Will the National Vaccine Injury Compensation Program Be Busy in 2021 (and Beyond)?

The recent withdrawal of emergency use authorization for hydroxychloroquine and chloroquine got us thinking about the implications of rushing Covid-19 remedies—and more specifically, vaccines. “Vaccine development is a long, complex process, often lasting 10-15 years and involving a combination of public and private involvement.” Dr. Anthony Fauci, the director of the National Institute of Allergy and Infectious Diseases, recently said that by the beginning of 2021 the United States hopes 100 million doses of a Covid-19 vaccine will be available.

Depending on when the coronavirus first appeared in humans, there will be a vaccine for it within 10-15 months as opposed to years. We all hope the heroic efforts of the public and private sectors working together to make that happen will result in a safe and effective vaccine. In the unfortunate event the vaccine does not prove to be safe, on some level, civil lawsuits would almost surely bankrupt companies involved in the manufacture of the vaccine(s). The U.S. has a system in place to attempt to keep that from happening, known as the National Vaccine Injury Compensation Program.

The VICP is a no-fault alternative to lawsuits that was created in the 1980s. Any individual who received a “covered vaccine” and believes he or she was injured can file a petition with the U.S. Court of Federal Claims. There is a review process that ultimately results in a decision by a court appointed special master as to whether the claimant will be compensated or not. Claimants who reject the decision may file a suit against the vaccine company and/or health care provider who administered the vaccine. It will be interesting to follow how the companies, insurance carriers and government respond to the risks associated with potential claims related to a Covid-19 vaccine.

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  1. Brian Dean Abramson

    I have actually been writing about this exact question quite a bit lately. In the short term, the NVICP will most likely be no busier than usual, as countermeasures to COVID-19 (including any vaccine developed for it) are covered by Secretary of HHS Alex Azar’s February 2020 invocation of the Public Readiness and Emergency Preparedness Act (PREP Act). Injuries attributed by covered countermeasures are covered exclusively under that act’s Countermeasures Injury Compensation Program (CICP), which has some important differences from the NVICP. Under the CICP, the statute of limitations to file is a year from the administration of the countermeasure (as opposed to the various longer terms provided by the NVICP, which instead run from the first symptom of injury appearing). The CICP only covers a nebulous class of “serious injuries” and has fewer categories of compensable damages. The period of the PREP Act invocation has been set through, I believe, October 2024, so there is no incentive in that period for HHS to add a COVID-19 vaccine to the list of NVICP-covered vaccines.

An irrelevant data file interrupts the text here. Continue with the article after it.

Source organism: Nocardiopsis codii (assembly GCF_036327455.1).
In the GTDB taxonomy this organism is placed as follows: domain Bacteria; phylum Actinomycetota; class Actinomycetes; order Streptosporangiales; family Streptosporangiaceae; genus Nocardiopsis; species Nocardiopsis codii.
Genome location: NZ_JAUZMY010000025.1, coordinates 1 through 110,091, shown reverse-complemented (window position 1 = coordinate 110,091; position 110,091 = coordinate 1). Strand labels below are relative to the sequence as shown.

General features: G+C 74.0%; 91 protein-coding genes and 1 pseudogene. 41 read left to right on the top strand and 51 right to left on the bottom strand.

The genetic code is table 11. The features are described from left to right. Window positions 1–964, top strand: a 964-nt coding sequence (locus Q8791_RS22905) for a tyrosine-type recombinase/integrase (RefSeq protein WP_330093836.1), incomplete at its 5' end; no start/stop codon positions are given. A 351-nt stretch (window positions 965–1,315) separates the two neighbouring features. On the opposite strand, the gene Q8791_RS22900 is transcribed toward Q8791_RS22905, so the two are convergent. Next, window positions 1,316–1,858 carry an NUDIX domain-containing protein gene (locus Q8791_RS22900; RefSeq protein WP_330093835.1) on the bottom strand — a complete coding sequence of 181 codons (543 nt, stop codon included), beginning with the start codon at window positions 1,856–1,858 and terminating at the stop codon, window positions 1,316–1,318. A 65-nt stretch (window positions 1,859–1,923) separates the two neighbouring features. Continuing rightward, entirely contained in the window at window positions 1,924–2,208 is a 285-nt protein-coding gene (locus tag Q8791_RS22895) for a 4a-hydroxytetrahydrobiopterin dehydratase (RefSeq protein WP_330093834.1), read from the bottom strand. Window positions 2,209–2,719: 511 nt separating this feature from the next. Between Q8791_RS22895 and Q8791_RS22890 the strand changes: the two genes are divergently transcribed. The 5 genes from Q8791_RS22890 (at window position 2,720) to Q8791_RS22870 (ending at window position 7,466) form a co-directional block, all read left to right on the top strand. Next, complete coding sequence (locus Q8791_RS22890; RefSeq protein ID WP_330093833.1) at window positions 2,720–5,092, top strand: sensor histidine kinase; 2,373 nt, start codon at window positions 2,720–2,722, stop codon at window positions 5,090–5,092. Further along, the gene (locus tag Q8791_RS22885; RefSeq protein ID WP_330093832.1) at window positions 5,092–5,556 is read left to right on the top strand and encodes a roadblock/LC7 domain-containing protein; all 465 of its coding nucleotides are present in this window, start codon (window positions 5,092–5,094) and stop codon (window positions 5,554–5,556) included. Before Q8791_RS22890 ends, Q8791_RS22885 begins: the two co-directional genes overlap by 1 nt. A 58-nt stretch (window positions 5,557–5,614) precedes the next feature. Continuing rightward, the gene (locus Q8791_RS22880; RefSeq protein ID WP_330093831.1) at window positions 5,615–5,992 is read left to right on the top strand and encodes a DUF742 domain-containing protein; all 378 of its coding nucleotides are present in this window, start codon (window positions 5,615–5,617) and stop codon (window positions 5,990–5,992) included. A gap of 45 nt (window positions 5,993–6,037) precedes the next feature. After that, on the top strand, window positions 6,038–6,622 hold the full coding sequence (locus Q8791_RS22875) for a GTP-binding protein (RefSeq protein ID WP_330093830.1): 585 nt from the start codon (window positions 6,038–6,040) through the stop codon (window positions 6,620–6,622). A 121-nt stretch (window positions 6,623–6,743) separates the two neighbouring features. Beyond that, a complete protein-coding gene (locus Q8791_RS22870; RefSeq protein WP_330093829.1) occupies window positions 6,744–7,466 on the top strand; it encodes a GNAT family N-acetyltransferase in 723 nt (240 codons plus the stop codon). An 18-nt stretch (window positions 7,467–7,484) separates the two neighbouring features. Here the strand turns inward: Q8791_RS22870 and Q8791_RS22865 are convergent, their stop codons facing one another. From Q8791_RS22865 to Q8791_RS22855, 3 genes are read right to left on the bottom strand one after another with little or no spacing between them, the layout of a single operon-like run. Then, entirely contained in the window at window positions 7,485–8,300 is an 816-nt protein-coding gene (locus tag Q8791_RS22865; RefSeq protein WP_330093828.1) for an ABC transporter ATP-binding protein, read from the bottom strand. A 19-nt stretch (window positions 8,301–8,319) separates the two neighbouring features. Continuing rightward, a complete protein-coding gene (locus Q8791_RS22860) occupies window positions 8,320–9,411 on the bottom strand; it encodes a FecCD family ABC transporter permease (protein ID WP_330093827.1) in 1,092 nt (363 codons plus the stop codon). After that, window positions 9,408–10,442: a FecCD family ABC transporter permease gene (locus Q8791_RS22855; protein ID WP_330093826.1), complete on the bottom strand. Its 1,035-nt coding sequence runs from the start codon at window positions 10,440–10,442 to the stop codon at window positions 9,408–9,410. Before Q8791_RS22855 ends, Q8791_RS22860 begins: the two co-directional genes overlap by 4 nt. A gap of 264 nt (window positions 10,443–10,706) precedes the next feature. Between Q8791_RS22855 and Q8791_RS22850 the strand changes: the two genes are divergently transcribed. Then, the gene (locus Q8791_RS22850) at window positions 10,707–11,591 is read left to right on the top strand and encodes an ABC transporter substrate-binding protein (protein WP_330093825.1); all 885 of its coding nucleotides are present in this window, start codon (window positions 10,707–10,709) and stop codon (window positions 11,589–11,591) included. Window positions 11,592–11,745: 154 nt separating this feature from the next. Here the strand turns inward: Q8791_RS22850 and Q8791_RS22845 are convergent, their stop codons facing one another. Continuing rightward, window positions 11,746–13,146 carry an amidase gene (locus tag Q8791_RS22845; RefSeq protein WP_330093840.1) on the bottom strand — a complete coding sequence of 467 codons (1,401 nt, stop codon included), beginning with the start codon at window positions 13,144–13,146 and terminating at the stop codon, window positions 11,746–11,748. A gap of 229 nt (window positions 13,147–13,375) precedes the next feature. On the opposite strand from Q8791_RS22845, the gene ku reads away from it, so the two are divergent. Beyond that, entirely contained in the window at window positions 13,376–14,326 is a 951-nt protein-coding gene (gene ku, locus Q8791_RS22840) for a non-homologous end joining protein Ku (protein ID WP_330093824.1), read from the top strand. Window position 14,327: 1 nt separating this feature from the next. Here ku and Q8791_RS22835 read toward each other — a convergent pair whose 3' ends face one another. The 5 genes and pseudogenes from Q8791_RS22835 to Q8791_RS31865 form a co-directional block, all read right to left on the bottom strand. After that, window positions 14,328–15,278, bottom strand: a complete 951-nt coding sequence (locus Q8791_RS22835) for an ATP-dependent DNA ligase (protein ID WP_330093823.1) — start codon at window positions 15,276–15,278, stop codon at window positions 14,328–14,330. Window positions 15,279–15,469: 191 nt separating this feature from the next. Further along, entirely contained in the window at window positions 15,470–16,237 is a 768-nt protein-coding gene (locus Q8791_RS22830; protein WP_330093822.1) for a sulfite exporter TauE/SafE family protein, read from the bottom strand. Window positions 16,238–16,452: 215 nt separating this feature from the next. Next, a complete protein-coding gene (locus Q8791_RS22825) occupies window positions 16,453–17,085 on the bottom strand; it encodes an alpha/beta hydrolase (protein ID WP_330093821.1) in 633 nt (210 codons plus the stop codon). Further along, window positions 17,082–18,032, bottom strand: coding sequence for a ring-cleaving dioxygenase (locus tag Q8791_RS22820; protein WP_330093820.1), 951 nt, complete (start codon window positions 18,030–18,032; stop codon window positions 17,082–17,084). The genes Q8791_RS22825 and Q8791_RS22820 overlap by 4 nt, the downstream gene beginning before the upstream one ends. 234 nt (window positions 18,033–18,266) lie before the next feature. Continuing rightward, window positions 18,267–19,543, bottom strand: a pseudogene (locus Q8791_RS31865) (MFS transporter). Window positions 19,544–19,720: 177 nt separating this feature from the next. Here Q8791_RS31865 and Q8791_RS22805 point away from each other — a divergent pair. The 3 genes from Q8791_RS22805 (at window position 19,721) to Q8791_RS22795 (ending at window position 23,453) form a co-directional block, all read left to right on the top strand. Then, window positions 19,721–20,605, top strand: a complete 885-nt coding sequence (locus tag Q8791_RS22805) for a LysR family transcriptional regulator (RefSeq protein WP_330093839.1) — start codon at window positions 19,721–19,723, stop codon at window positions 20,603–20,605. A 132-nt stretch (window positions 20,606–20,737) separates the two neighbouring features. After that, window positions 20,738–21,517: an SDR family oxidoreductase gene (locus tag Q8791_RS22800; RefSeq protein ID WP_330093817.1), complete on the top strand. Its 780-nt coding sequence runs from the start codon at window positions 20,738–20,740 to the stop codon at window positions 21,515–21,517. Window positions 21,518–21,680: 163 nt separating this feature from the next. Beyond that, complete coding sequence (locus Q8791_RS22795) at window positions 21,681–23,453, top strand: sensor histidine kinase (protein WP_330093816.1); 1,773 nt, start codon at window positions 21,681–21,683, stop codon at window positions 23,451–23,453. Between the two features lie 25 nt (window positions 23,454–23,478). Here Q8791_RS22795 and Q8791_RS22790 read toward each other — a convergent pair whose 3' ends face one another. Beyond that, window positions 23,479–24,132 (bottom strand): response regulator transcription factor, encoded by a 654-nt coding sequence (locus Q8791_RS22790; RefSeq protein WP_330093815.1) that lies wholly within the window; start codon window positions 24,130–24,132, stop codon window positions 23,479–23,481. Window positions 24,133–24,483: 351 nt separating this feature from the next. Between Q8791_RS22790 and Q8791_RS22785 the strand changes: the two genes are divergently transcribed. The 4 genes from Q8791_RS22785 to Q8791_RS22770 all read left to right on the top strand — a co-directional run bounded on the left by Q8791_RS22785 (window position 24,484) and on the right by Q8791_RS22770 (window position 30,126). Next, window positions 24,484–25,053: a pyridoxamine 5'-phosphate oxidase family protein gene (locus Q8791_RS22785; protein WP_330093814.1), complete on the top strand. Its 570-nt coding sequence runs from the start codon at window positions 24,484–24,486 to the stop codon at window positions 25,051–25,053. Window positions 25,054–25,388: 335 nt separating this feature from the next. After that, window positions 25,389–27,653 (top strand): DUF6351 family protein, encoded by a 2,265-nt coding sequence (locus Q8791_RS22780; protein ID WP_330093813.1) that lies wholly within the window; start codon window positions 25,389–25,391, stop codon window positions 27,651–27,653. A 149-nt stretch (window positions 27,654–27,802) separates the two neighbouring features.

As for the NVICP, the current epidemic has led to a drop in overall vaccination rates, as people are less at ease with going to doctor’s offices and pharmacies to receive vaccinations for themselves or their children. This may reverse course as concerns about the pandemic wane, but until it does, it is likely to effect a reduction in vaccination-attributed injuries.

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